Last week, former Abia State Governor Orji Kalu, joined the All Progressives Congress (APC).
Kalu, a businessman, and political party promoter, was welcomed into the ruling party not like some sort of hero, with National Chairman John Odigie-Oyegun leading the honors at the APC headquarters in the federal capital.
No, Kalu is not an unknown quantity, and there are many reasons to remember him. My favorite memory of him comes from 2004, when he kicked off a firestorm in the ruling party at the time, the Peoples Democratic Party (PDP), by publicly demanding that Tony Anenih, the nation’s immediate past Minister of Works, explain how he squandered N300 billion road funds in four years.
The disclosure of the scale of budgeting had been made by President Olusegun in his home state of Ogun during his campaign for re-election. Given the noticeable absence of good roads in the country, Kalu challenged Obasanjo to ask Anenih a few questions.
For most of the past 10 years ago, Kalu has himself been trying to avoid confronting certain corruption charges against him in court. This year, the Appeal Court finally ordered him to stand trial, and just two weeks ago, the EFCC charged him with 34 counts of money-laundering.
Kalu’s legal ordeal began in 2007 when the EFCC first charged him at the High Court in Abuja with 107 that included official corruption and criminal diversion of public funds totaling over five billion.
Having lost the battle to avoid prosecution, Kalu seemed to know where his salvation lay. His strategy paid off, as on Wednesday, he had the entire APC, which allegedly has a corruption-fighting government in power, waiting to cheer him in with music and television coverage.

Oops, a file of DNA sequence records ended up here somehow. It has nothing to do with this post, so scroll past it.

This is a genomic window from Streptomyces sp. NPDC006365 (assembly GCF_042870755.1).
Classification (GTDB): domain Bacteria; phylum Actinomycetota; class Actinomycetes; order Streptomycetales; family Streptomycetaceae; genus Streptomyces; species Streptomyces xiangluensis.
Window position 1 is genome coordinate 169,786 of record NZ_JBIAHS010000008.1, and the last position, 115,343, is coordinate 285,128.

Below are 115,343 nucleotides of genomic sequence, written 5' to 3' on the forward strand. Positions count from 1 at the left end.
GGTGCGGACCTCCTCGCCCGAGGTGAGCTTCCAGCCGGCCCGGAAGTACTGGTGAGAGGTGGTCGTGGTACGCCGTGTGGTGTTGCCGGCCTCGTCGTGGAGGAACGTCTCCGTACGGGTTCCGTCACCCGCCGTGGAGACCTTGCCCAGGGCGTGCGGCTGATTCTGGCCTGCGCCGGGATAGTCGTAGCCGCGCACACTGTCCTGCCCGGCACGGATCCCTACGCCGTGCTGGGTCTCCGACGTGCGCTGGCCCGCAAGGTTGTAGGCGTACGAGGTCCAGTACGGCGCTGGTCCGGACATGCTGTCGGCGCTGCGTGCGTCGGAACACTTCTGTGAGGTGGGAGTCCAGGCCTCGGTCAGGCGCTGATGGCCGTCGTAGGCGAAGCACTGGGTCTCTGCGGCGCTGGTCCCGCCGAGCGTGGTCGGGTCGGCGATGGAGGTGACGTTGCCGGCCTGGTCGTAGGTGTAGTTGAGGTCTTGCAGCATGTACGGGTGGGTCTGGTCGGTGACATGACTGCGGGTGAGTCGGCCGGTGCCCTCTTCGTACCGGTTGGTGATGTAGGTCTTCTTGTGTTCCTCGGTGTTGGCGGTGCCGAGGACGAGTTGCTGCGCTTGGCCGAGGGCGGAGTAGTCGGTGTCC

That was the same day that the leader of that government, President Muhammadu Buhari, reportedly disclosed a “tough and grueling” battle in Nigeria’s anti-corruption trenches. Meeting with American Secretary of State John Kerry on the margins of the United Nations Climate Change conference in Morocco, he said corrupt Nigerians were fighting back with the formidable arsenal of illicit wealth they accumulated.
He spoke as party chairman Odigie-Oyegun, 5200 kilometers south, was triumphantly hugging and kissing Mr. Kalu in Abuja.
To be clear, Mr. Kalu has not been convicted of anything. He may never be, as a corruption trial of a Nigerian Big Man rarely result in convictions, especially when such a man belongs to the ruling party.
Still, this was just days of the EFCC slapping N3.2 billion worth of money-laundering charges on Mr. Kalu, one of 15 governors the agency is currently trying for various allegations.
Something doesn’t add up.
It is no announcement, anywhere, to say that corruption is fighting back. It always does. You do not announce, or embark on such an engagement and presume that corruption would simply lie down and be swept away.
That is why Buhari’s Marrakech declaration that corruption is fighting back confuses all who wish him success in the effort.
Nobody wants to hear that corruption is fighting back; we want to hear that corruption is being crushed: every insurrection savagely— but legally—put down.
The problem is that is that to most Nigerians, corruption is doing very well. Considering the mountainous scale of the Nigeria mess, only an insignificant number of suspects have so far seen a courtroom or prison. While things are a little different from the way they were before May 29, 2015, corruption is not being robustly engaged.